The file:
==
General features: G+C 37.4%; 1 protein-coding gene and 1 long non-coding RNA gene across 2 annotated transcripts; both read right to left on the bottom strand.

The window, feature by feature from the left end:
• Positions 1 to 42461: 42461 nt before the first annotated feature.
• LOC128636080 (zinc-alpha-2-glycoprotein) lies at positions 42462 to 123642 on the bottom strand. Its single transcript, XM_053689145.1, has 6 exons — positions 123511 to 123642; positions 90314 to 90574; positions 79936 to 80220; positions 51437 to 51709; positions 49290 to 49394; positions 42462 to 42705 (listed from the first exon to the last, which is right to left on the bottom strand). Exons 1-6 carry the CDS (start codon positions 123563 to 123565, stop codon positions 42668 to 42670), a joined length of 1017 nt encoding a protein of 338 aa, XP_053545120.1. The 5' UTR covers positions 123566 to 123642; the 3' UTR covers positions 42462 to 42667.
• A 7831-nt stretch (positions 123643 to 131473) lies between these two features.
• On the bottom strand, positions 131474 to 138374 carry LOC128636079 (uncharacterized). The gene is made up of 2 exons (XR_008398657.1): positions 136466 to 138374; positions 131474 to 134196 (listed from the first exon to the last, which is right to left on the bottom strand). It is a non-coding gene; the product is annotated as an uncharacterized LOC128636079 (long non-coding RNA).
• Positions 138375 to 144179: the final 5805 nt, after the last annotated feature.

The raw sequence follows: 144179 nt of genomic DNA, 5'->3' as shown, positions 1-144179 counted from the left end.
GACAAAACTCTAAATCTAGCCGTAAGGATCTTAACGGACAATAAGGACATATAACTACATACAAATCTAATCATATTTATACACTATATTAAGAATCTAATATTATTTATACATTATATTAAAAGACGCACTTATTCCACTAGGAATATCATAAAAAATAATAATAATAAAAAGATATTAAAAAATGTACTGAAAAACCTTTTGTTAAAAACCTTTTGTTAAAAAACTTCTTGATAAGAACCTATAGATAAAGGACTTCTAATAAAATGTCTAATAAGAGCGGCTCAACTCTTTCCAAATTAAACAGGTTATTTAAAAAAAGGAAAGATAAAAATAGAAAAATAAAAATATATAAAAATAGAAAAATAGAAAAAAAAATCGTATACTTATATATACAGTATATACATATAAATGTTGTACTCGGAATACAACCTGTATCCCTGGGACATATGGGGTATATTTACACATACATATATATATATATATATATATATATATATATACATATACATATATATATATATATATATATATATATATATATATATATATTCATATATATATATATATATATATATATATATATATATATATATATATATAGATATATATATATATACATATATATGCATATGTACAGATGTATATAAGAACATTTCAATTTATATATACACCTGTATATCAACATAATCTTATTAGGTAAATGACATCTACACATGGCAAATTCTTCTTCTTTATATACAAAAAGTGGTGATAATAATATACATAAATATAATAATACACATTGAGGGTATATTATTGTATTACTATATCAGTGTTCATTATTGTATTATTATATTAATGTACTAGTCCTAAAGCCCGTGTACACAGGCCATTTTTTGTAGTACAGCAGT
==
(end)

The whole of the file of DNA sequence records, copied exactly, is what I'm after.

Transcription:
General features: G+C 37.4%; 1 protein-coding gene and 1 long non-coding RNA gene across 2 annotated transcripts; both read right to left on the bottom strand.

The window, feature by feature from the left end:
• Positions 1 to 42461: 42461 nt before the first annotated feature.
• LOC128636080 (zinc-alpha-2-glycoprotein) lies at positions 42462 to 123642 on the bottom strand. Its single transcript, XM_053689145.1, has 6 exons — positions 123511 to 123642; positions 90314 to 90574; positions 79936 to 80220; positions 51437 to 51709; positions 49290 to 49394; positions 42462 to 42705 (listed from the first exon to the last, which is right to left on the bottom strand). Exons 1-6 carry the CDS (start codon positions 123563 to 123565, stop codon positions 42668 to 42670), a joined length of 1017 nt encoding a protein of 338 aa, XP_053545120.1. The 5' UTR covers positions 123566 to 123642; the 3' UTR covers positions 42462 to 42667.
• A 7831-nt stretch (positions 123643 to 131473) lies between these two features.
• On the bottom strand, positions 131474 to 138374 carry LOC128636079 (uncharacterized). The gene is made up of 2 exons (XR_008398657.1): positions 136466 to 138374; positions 131474 to 134196 (listed from the first exon to the last, which is right to left on the bottom strand). It is a non-coding gene; the product is annotated as an uncharacterized LOC128636079 (long non-coding RNA).
• Positions 138375 to 144179: the final 5805 nt, after the last annotated feature.

The raw sequence follows: 144179 nt of genomic DNA, 5'->3' as shown, positions 1-144179 counted from the left end.
GACAAAACTCTAAATCTAGCCGTAAGGATCTTAACGGACAATAAGGACATATAACTACATACAAATCTAATCATATTTATACACTATATTAAGAATCTAATATTATTTATACATTATATTAAAAGACGCACTTATTCCACTAGGAATATCATAAAAAATAATAATAATAAAAAGATATTAAAAAATGTACTGAAAAACCTTTTGTTAAAAACCTTTTGTTAAAAAACTTCTTGATAAGAACCTATAGATAAAGGACTTCTAATAAAATGTCTAATAAGAGCGGCTCAACTCTTTCCAAATTAAACAGGTTATTTAAAAAAAGGAAAGATAAAAATAGAAAAATAAAAATATATAAAAATAGAAAAATAGAAAAAAAAATCGTATACTTATATATACAGTATATACATATAAATGTTGTACTCGGAATACAACCTGTATCCCTGGGACATATGGGGTATATTTACACATACATATATATATATATATATATATATATATATATACATATACATATATATATATATATATATATATATATATATATATATATATTCATATATATATATATATATATATATATATATATATATATATATATATATAGATATATATATATATACATATATATGCATATGTACAGATGTATATAAGAACATTTCAATTTATATATACACCTGTATATCAACATAATCTTATTAGGTAAATGACATCTACACATGGCAAATTCTTCTTCTTTATATACAAAAAGTGGTGATAATAATATACATAAATATAATAATACACATTGAGGGTATATTATTGTATTACTATATCAGTGTTCATTATTGTATTATTATATTAATGTACTAGTCCTAAAGCCCGTGTACACAGGCCATTTTTTGTAGTACAGCAGT